As peace fell like a comfy blanket over northern Ireland following 30-plus years of street violence, visionary thinkers decided a special venue was necessary to harness latent creative juices – thus was born The MAC in downtown Belfast, a home for artistic talent of all kinds.
Over the last week, two particular events reflected the impressive path The MAC has taken during its short, three-year lifetime.
‘A Nation’s Theatre’ event was a partnership between it, London’s Battersea Arts Centre, The Guardian, a leading British newspaper, and Belfast’s Replay Theatre Company. As described by Olivia Ivens, the arts center’s press officer, “It is a unique part-season, part-campaign and part-debate series, with the aim of shining a light on the breadth and depth of theatre across the UK and bringing together theatre-makers and theatre-lovers in discussions.”
She added, “Performances from more than 30 theatres and theatre companies from across the country have taken place and will continue to be presented in Battersea Arts Centre’s spaces. A series of curated public debates have addressed theatre, arts, politics and statehood, as well as the development of new national theatre models that might positively impact society and community. Provocations have been raised and ideas explored, such as the opportunity for the inverse live streaming of theatrical events from outside London onto screens in the capital. The Guardian is also exploring the many themes raised by A Nation’s Theatre in a rich and diverse array of editorial, including the latest piece by Anna Newell of Replay Theatre Belfast.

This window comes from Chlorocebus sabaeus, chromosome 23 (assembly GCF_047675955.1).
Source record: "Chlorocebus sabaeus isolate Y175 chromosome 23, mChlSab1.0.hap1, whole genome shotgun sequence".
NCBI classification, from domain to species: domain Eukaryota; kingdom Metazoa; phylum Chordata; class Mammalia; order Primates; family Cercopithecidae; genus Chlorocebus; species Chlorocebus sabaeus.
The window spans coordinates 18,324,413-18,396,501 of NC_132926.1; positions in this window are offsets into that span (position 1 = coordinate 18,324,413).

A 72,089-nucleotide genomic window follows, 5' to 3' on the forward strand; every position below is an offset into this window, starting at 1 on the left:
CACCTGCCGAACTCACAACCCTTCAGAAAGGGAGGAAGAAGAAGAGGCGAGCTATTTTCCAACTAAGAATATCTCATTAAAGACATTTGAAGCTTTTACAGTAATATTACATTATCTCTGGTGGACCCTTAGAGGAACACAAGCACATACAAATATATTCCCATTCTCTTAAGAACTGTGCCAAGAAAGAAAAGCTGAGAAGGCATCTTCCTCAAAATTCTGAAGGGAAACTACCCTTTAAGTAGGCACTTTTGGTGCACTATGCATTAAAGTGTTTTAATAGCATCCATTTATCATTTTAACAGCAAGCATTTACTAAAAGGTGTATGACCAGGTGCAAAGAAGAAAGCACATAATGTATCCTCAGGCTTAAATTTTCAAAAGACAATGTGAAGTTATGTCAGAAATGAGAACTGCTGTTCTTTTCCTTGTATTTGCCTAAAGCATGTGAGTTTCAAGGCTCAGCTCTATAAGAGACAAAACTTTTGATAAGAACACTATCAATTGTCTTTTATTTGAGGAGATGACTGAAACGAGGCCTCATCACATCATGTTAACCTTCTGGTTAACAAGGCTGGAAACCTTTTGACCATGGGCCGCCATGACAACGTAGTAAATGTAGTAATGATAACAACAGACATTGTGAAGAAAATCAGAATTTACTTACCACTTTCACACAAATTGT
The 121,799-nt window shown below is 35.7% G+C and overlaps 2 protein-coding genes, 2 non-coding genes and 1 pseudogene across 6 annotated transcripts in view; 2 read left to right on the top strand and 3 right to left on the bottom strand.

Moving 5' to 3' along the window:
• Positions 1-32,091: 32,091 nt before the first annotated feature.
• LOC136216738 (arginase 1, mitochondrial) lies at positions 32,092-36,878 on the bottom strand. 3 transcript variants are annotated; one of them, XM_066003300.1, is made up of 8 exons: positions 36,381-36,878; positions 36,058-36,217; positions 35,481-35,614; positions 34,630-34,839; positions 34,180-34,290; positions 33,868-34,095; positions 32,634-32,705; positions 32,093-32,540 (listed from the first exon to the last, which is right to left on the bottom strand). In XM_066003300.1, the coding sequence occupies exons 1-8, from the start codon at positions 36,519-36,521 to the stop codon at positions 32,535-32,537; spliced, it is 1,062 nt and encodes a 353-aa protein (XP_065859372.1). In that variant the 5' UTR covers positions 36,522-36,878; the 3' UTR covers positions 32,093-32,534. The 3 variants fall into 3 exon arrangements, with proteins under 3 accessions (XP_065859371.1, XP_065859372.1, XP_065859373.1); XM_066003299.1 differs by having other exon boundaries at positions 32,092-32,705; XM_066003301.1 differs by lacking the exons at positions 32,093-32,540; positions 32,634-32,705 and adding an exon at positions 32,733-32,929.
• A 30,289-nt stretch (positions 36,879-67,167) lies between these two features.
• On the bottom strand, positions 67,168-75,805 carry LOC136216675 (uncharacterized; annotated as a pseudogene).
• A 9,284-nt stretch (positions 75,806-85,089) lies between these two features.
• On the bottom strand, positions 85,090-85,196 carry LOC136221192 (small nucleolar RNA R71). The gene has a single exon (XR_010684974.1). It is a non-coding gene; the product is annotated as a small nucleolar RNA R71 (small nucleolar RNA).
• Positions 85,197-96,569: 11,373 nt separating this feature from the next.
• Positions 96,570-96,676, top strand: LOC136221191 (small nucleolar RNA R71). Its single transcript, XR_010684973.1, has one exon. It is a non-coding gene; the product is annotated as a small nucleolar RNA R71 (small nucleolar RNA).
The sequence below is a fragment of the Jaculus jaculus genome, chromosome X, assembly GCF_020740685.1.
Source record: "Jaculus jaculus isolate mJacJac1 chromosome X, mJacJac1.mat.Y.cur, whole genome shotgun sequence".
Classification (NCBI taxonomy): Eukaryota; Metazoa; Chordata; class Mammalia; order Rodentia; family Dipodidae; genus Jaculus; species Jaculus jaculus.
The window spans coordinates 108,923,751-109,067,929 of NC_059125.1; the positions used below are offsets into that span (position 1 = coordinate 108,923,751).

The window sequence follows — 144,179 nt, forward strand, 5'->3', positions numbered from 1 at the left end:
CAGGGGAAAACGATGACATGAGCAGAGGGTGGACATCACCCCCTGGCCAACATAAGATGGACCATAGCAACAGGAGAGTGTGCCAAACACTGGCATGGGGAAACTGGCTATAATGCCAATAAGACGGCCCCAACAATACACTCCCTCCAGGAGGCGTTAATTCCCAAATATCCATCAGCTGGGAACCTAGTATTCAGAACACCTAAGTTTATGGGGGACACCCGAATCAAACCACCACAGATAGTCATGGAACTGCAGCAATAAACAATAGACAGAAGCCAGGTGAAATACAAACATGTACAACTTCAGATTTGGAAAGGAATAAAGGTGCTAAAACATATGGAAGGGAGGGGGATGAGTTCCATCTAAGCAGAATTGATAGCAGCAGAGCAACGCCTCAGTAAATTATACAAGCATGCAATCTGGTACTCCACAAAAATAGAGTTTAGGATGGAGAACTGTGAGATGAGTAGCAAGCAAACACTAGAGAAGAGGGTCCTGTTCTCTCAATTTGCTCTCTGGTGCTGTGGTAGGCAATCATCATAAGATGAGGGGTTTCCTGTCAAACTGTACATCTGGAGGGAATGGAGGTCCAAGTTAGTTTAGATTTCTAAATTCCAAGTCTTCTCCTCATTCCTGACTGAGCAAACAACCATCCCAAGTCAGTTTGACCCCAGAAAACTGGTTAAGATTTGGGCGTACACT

Our evening at The MAC began with participants being escorted to a small room on an upper floor with a classroom-like atmosphere. As people chatted idly to each other, a side door quietly opened and a nondescript young man in sneakers, jeans and a hoodie top stepped in. Such was his soft entrance, hardly anyone took notice – until he started speaking. Within minutes, the audience was mesmerized. For the man, Shaun Blaney, is a talented actor with the Replay Theatre Company and he proceeded to dramatize an enlightening and inspiring story focusing on a character called Comet, written by John McCann. The standing ovation Blaney received was well deserved.
Participants then faced a tough challenge – to choose one of three artists to sit with to discuss their work and theater in general. The three people were Niall Rea, artistic director of Theatreofpluck, Northern Ireland’s first publicly funded gay theater, who’s latest production of ‘Troubles’ pushed the boundaries between theater and other media, incorporating dance and live performance with video and audio recordings of a verbatim script created by Shannon Sickels Yee, to immerse audiences in the histories and experiences of 46 people growing up queer amidst the conflict of northern Ireland; Anna Newell, artistic director of the Replay Theatre Company, which makes shows for babies, including one entitled ‘Tiny’, with the youngest audience member so far being four days old and is currently touring a show for children and young people with profound and multiple learning difficulties where both the audience and the cast are in water in a hydrapool; as well as Sickels Yee, playwright and producer.